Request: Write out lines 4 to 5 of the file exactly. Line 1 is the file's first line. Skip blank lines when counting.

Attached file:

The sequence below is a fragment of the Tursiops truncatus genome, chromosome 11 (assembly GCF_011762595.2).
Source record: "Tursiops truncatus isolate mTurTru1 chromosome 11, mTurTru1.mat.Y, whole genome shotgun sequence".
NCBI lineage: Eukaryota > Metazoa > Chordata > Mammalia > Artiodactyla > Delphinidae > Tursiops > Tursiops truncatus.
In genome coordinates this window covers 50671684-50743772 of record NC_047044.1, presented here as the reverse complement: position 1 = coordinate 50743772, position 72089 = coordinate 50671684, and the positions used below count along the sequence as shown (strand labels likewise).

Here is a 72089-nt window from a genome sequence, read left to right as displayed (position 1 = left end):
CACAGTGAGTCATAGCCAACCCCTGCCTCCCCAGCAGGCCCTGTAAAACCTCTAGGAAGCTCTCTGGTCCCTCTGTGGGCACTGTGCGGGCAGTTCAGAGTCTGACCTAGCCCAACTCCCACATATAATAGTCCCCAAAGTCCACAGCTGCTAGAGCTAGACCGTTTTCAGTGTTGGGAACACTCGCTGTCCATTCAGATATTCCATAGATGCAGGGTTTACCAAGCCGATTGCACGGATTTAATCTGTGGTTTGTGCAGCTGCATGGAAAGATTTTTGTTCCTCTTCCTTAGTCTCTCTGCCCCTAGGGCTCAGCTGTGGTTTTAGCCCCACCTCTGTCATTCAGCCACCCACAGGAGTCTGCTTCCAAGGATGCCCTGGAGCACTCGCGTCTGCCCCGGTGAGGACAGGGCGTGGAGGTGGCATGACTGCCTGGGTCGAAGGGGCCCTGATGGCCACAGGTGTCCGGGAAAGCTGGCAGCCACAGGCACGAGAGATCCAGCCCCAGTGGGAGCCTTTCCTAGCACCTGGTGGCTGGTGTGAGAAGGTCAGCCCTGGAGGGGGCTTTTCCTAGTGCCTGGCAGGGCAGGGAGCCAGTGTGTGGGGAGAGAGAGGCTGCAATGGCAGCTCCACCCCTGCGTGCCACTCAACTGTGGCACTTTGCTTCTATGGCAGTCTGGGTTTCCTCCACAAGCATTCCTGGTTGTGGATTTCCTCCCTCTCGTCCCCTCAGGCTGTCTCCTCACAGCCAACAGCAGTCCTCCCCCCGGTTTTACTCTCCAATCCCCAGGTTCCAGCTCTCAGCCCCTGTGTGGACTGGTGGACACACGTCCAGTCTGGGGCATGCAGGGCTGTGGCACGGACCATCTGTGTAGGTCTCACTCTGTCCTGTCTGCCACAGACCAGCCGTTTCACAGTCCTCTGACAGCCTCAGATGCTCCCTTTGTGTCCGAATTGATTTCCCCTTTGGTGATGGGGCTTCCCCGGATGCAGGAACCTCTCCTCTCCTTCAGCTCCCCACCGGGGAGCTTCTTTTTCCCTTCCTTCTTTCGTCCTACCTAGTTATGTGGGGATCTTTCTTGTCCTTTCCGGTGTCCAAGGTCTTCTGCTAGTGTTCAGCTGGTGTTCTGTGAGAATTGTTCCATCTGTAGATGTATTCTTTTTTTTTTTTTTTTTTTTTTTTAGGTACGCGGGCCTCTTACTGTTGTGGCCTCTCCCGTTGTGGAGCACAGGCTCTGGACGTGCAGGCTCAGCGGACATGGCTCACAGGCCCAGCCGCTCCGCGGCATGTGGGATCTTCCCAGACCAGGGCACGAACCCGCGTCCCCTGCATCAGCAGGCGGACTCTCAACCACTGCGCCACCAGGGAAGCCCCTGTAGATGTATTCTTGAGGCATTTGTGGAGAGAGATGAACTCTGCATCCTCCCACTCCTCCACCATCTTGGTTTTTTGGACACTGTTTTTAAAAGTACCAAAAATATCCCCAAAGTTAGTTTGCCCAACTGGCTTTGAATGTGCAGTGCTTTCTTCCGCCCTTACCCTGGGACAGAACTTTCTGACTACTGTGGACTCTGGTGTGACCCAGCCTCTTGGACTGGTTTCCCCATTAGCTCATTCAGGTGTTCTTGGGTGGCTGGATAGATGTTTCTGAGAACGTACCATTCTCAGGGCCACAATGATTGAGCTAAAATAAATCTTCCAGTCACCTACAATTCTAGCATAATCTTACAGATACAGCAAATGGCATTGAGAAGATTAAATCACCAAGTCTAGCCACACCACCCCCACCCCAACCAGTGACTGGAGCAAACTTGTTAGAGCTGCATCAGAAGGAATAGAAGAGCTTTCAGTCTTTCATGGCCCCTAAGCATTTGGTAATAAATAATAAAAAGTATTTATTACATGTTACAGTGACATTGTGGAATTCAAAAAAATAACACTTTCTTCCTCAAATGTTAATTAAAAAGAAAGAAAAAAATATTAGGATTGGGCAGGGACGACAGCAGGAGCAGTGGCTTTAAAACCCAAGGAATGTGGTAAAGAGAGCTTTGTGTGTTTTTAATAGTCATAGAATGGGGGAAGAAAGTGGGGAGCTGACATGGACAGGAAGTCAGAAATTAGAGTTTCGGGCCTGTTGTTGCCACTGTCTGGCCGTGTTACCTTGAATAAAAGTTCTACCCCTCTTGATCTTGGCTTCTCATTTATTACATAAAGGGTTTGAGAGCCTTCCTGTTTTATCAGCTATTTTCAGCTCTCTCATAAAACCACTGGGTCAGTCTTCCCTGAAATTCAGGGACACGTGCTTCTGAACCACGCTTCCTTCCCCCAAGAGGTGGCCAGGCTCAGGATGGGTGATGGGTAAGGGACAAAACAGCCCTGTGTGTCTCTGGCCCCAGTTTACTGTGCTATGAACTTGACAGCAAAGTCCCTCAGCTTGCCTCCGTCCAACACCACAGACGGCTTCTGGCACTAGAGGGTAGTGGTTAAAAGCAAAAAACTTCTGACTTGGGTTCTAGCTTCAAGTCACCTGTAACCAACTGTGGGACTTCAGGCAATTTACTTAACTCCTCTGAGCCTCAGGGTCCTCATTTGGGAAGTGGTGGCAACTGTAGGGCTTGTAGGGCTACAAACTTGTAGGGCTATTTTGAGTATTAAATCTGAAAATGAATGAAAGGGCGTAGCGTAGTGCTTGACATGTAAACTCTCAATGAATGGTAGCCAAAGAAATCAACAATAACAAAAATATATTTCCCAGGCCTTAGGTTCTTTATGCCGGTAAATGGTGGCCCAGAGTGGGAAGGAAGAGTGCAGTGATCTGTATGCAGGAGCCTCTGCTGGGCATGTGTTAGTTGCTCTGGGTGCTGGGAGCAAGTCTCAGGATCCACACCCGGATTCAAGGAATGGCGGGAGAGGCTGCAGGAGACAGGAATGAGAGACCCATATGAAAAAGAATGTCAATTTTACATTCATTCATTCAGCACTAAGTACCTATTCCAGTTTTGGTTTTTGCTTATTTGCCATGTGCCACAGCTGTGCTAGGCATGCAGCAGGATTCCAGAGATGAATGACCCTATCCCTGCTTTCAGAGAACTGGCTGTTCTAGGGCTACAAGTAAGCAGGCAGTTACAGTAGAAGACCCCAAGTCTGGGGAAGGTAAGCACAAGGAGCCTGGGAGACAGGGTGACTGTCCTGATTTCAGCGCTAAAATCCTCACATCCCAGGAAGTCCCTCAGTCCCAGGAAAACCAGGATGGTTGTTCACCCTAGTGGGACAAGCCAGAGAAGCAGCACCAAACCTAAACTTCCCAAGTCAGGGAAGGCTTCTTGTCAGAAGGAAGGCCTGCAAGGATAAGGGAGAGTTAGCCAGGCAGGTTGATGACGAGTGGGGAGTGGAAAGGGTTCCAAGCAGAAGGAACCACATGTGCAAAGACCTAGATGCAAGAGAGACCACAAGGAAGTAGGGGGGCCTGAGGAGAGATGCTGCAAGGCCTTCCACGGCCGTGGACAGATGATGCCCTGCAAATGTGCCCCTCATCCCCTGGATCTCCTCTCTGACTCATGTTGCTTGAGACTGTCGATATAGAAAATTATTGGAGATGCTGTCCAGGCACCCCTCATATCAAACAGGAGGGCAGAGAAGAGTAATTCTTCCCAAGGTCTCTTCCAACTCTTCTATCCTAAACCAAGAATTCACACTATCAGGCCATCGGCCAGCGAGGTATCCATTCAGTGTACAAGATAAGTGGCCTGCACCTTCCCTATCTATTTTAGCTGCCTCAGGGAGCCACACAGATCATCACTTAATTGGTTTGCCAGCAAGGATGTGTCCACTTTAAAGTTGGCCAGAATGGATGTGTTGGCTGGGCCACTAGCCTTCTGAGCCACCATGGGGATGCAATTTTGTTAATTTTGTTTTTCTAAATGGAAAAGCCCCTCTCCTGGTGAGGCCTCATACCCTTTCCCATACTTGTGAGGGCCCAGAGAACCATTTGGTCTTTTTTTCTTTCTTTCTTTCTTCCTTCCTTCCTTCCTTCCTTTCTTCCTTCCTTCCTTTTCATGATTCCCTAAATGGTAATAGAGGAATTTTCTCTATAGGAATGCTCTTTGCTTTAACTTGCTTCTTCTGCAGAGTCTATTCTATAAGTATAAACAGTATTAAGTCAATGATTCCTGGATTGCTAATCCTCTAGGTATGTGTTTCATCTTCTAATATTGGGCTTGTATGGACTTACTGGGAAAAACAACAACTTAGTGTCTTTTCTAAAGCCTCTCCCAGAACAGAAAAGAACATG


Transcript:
In genome coordinates this window covers 50671684-50743772 of record NC_047044.1, presented here as the reverse complement: position 1 = coordinate 50743772, position 72089 = coordinate 50671684, and the positions used below count along the sequence as shown (strand labels likewise).

Here is a 72089-nt window from a genome sequence, read left to right as displayed (position 1 = left end):